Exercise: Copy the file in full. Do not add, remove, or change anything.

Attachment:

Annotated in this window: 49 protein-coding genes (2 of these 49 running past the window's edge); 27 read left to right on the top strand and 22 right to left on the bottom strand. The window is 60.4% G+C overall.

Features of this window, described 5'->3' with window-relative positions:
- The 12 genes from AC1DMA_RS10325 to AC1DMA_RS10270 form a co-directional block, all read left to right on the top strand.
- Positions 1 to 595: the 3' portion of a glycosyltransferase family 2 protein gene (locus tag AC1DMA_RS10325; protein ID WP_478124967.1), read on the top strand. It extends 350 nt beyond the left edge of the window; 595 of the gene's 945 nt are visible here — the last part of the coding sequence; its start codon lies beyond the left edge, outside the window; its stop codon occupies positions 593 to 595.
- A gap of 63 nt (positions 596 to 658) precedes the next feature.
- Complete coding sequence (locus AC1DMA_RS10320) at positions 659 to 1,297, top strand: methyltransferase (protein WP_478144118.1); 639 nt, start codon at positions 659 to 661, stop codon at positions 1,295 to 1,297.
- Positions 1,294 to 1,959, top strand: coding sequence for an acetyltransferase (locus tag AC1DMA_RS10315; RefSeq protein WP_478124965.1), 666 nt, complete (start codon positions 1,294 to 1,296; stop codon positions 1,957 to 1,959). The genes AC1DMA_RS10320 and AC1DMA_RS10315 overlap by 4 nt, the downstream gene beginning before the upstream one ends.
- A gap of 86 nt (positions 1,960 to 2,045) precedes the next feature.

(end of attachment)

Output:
Annotated in this window: 49 protein-coding genes (2 of these 49 running past the window's edge); 27 read left to right on the top strand and 22 right to left on the bottom strand. The window is 60.4% G+C overall.

Features of this window, described 5'->3' with window-relative positions:
- The 12 genes from AC1DMA_RS10325 to AC1DMA_RS10270 form a co-directional block, all read left to right on the top strand.
- Positions 1 to 595: the 3' portion of a glycosyltransferase family 2 protein gene (locus tag AC1DMA_RS10325; protein ID WP_478124967.1), read on the top strand. It extends 350 nt beyond the left edge of the window; 595 of the gene's 945 nt are visible here — the last part of the coding sequence; its start codon lies beyond the left edge, outside the window; its stop codon occupies positions 593 to 595.
- A gap of 63 nt (positions 596 to 658) precedes the next feature.
- Complete coding sequence (locus AC1DMA_RS10320) at positions 659 to 1,297, top strand: methyltransferase (protein WP_478144118.1); 639 nt, start codon at positions 659 to 661, stop codon at positions 1,295 to 1,297.
- Positions 1,294 to 1,959, top strand: coding sequence for an acetyltransferase (locus tag AC1DMA_RS10315; RefSeq protein WP_478124965.1), 666 nt, complete (start codon positions 1,294 to 1,296; stop codon positions 1,957 to 1,959). The genes AC1DMA_RS10320 and AC1DMA_RS10315 overlap by 4 nt, the downstream gene beginning before the upstream one ends.
- A gap of 86 nt (positions 1,960 to 2,045) precedes the next feature.